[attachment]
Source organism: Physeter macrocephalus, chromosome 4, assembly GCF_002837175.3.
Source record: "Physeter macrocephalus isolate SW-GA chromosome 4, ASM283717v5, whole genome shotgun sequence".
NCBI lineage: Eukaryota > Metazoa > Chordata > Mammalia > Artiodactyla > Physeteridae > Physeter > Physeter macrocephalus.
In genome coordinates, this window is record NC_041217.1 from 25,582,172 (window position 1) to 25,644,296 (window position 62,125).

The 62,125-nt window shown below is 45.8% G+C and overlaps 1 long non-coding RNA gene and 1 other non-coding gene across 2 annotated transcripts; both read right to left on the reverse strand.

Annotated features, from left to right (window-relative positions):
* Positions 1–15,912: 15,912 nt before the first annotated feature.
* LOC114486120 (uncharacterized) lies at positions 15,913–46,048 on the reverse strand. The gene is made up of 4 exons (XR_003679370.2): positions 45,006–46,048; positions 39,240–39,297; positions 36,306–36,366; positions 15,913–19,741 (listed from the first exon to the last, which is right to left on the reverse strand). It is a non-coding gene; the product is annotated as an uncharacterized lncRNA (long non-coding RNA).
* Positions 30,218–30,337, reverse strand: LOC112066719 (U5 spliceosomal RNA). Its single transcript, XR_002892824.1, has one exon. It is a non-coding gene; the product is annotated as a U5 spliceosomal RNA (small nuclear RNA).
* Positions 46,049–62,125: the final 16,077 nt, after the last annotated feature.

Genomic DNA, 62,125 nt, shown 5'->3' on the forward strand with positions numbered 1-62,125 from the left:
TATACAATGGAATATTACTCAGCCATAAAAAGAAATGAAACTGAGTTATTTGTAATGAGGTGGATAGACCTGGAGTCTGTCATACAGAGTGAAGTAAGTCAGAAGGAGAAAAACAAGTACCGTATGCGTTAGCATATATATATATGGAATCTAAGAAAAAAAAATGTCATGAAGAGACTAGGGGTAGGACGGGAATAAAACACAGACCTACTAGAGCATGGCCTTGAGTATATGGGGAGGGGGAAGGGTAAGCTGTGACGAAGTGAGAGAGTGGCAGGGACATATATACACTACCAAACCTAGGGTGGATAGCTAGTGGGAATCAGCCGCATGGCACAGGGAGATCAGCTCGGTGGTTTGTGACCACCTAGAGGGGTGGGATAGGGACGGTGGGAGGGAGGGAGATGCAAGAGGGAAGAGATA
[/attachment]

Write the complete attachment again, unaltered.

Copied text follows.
Source organism: Physeter macrocephalus, chromosome 4, assembly GCF_002837175.3.
Source record: "Physeter macrocephalus isolate SW-GA chromosome 4, ASM283717v5, whole genome shotgun sequence".
NCBI lineage: Eukaryota > Metazoa > Chordata > Mammalia > Artiodactyla > Physeteridae > Physeter > Physeter macrocephalus.
In genome coordinates, this window is record NC_041217.1 from 25,582,172 (window position 1) to 25,644,296 (window position 62,125).

The 62,125-nt window shown below is 45.8% G+C and overlaps 1 long non-coding RNA gene and 1 other non-coding gene across 2 annotated transcripts; both read right to left on the reverse strand.

Annotated features, from left to right (window-relative positions):
* Positions 1–15,912: 15,912 nt before the first annotated feature.
* LOC114486120 (uncharacterized) lies at positions 15,913–46,048 on the reverse strand. The gene is made up of 4 exons (XR_003679370.2): positions 45,006–46,048; positions 39,240–39,297; positions 36,306–36,366; positions 15,913–19,741 (listed from the first exon to the last, which is right to left on the reverse strand). It is a non-coding gene; the product is annotated as an uncharacterized lncRNA (long non-coding RNA).
* Positions 30,218–30,337, reverse strand: LOC112066719 (U5 spliceosomal RNA). Its single transcript, XR_002892824.1, has one exon. It is a non-coding gene; the product is annotated as a U5 spliceosomal RNA (small nuclear RNA).
* Positions 46,049–62,125: the final 16,077 nt, after the last annotated feature.

Genomic DNA, 62,125 nt, shown 5'->3' on the forward strand with positions numbered 1-62,125 from the left:
TATACAATGGAATATTACTCAGCCATAAAAAGAAATGAAACTGAGTTATTTGTAATGAGGTGGATAGACCTGGAGTCTGTCATACAGAGTGAAGTAAGTCAGAAGGAGAAAAACAAGTACCGTATGCGTTAGCATATATATATATGGAATCTAAGAAAAAAAAATGTCATGAAGAGACTAGGGGTAGGACGGGAATAAAACACAGACCTACTAGAGCATGGCCTTGAGTATATGGGGAGGGGGAAGGGTAAGCTGTGACGAAGTGAGAGAGTGGCAGGGACATATATACACTACCAAACCTAGGGTGGATAGCTAGTGGGAATCAGCCGCATGGCACAGGGAGATCAGCTCGGTGGTTTGTGACCACCTAGAGGGGTGGGATAGGGACGGTGGGAGGGAGGGAGATGCAAGAGGGAAGAGATA